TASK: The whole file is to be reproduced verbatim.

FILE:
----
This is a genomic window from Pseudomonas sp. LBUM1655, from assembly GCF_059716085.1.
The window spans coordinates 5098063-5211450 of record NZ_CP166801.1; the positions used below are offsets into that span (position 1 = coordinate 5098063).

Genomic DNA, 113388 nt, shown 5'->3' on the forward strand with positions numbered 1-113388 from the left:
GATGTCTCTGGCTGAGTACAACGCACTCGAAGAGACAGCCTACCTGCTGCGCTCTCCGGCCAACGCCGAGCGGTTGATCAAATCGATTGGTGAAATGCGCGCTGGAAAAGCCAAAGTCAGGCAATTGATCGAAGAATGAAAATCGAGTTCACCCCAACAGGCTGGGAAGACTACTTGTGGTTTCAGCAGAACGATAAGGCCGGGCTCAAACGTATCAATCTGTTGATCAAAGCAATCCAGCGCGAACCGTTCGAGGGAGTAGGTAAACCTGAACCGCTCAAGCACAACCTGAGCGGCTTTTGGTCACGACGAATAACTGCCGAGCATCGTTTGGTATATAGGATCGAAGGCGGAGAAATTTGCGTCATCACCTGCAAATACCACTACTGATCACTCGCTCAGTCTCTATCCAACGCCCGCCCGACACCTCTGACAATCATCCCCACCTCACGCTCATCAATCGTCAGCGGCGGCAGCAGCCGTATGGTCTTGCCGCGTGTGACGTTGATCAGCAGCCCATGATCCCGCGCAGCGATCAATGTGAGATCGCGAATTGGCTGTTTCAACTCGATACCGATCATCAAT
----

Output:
This is a genomic window from Pseudomonas sp. LBUM1655, from assembly GCF_059716085.1.
The window spans coordinates 5098063-5211450 of record NZ_CP166801.1; the positions used below are offsets into that span (position 1 = coordinate 5098063).

Genomic DNA, 113388 nt, shown 5'->3' on the forward strand with positions numbered 1-113388 from the left:
GATGTCTCTGGCTGAGTACAACGCACTCGAAGAGACAGCCTACCTGCTGCGCTCTCCGGCCAACGCCGAGCGGTTGATCAAATCGATTGGTGAAATGCGCGCTGGAAAAGCCAAAGTCAGGCAATTGATCGAAGAATGAAAATCGAGTTCACCCCAACAGGCTGGGAAGACTACTTGTGGTTTCAGCAGAACGATAAGGCCGGGCTCAAACGTATCAATCTGTTGATCAAAGCAATCCAGCGCGAACCGTTCGAGGGAGTAGGTAAACCTGAACCGCTCAAGCACAACCTGAGCGGCTTTTGGTCACGACGAATAACTGCCGAGCATCGTTTGGTATATAGGATCGAAGGCGGAGAAATTTGCGTCATCACCTGCAAATACCACTACTGATCACTCGCTCAGTCTCTATCCAACGCCCGCCCGACACCTCTGACAATCATCCCCACCTCACGCTCATCAATCGTCAGCGGCGGCAGCAGCCGTATGGTCTTGCCGCGTGTGACGTTGATCAGCAGCCCATGATCCCGCGCAGCGATCAATGTGAGATCGCGAATTGGCTGTTTCAACTCGATACCGATCATCAAT